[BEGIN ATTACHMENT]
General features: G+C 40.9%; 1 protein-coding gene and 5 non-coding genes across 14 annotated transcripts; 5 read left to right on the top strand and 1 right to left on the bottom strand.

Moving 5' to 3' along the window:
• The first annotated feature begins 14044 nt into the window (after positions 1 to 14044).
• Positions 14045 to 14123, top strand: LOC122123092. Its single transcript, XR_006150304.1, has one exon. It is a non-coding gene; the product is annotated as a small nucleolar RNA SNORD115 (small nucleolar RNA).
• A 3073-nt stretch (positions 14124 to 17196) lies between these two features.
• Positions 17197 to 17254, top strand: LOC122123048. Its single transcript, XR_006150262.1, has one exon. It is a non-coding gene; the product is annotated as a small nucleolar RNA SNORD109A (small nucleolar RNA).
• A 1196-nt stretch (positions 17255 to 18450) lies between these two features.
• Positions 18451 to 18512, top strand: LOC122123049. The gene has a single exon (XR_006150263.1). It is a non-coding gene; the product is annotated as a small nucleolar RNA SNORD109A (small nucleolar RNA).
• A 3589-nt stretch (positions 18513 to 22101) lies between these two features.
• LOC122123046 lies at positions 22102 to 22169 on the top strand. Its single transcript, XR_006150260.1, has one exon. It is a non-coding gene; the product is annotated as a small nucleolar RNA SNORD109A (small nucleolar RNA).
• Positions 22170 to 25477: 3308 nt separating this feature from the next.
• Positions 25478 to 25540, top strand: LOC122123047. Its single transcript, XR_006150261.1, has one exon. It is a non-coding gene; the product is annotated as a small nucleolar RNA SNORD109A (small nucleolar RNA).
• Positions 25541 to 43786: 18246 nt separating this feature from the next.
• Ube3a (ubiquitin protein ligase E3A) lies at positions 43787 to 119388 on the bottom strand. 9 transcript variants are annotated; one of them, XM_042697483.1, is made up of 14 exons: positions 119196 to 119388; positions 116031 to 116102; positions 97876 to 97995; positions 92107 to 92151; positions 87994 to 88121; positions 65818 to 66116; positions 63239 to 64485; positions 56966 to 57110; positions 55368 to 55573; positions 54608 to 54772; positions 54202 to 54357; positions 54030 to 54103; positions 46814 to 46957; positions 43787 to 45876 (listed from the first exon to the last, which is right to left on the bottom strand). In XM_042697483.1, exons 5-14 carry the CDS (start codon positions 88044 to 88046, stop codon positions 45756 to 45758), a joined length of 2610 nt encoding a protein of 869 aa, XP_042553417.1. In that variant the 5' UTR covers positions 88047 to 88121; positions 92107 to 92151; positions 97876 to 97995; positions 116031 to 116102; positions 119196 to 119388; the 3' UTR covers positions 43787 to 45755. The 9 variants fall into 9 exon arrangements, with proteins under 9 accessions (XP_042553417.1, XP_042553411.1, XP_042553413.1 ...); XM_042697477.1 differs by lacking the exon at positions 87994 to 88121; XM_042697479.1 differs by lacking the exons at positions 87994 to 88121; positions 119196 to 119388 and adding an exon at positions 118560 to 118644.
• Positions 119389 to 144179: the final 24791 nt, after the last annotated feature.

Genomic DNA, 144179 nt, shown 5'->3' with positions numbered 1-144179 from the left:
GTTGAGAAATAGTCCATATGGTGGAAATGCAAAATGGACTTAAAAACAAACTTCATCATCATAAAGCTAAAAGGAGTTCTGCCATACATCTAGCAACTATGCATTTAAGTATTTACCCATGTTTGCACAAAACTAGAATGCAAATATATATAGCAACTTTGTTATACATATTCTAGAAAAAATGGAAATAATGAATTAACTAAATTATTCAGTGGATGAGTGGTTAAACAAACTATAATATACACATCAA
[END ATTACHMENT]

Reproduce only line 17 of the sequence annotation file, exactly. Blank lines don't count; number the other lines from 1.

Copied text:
GTTGAGAAATAGTCCATATGGTGGAAATGCAAAATGGACTTAAAAACAAACTTCATCATCATAAAGCTAAAAGGAGTTCTGCCATACATCTAGCAACTATGCATTTAAGTATTTACCCATGTTTGCACAAAACTAGAATGCAAATATATATAGCAACTTTGTTATACATATTCTAGAAAAAATGGAAATAATGAATTAACTAAATTATTCAGTGGATGAGTGGTTAAACAAACTATAATATACACATCAA